Farmers and land managers are working with the government to identify new ways of controlling growing beaver populations in Tayside.
The animals were illegally reintroduced to the wild 12 years ago, with their numbers almost tripling since 2012, according to a recent Scottish Natural Heritage (SNH) report.
The animals’ lodges and dams can flood farmland, costing farmers and land managers thousands of pounds every year as they are forced to walk river banks and deal with damage to woodland.
Adrian Ivory, who farms at Strathisla near Meigle, said they were investigating a number of ways of controlling beaver populations.
“I am working closely with SNH to try and put in local mitigation measures that are acceptable and workable for both sides of the debate.”
Mr Ivory said beaver populations cost him £4000 a year and at least half a day a week in labour.
“We are desperately trying to come up with solutions,” he added.
“We are looking at fencing off areas. We are looking at measures to try and stop the animals from coming up water courses. And we are looking at drainage,” he said.
The Scottish Government (SG) is in the early stages of bringing forward legislation to better manage the effect of the animal’s reintroduction.
A SG spokesman said: “We’ve been quite clear in our intentions to bring forward legislation giving beavers protected species status, and a great deal of work has been carried out to lay the groundwork before this can be introduced.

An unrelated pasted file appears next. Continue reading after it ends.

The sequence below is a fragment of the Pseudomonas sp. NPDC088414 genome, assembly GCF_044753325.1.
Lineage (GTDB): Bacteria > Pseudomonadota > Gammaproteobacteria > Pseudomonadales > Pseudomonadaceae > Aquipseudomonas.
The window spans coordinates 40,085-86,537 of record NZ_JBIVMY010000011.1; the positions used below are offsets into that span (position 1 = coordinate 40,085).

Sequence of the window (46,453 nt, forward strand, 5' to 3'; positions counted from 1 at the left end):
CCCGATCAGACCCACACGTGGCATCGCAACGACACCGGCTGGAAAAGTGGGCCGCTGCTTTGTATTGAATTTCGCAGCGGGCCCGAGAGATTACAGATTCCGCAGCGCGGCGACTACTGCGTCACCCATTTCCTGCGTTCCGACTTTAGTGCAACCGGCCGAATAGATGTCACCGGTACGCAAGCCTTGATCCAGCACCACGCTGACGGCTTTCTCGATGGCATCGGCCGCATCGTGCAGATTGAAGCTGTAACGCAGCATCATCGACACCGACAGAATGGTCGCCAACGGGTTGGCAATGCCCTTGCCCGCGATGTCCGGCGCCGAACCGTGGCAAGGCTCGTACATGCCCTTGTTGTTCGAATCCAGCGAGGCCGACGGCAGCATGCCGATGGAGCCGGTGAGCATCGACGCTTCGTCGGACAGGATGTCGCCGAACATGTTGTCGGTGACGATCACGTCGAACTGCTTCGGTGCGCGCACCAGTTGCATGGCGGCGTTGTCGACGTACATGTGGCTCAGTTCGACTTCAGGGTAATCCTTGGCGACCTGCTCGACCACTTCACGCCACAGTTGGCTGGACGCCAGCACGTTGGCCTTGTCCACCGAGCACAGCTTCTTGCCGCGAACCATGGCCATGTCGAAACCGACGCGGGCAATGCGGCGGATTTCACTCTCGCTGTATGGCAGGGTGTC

“It’s vital we take the necessary time to agree the right management system for beavers that also works for farmers, and other land managers.”
Andrew Midgley, NFU Scotland environment and land use policy manager said: “Since the government decided that it would allow the illegally re-introduced beaver population in Tayside to remain, SNH has issued interim beaver management advice and we encourage all farmers and land managers to adhere to that advice.”
Karen Ramoo, policy officer at Scottish Land & Estates, said the forthcoming management system would help farmers and land managers.
“A management framework, developed between government, wildlife and land management organisations, is to be introduced concurrently with beavers being awarded European protected status,” she said.
“This practicable and adaptable management framework provides a range of suitable management options and tools to help farmers and land managers deal with negative impacts from beavers.”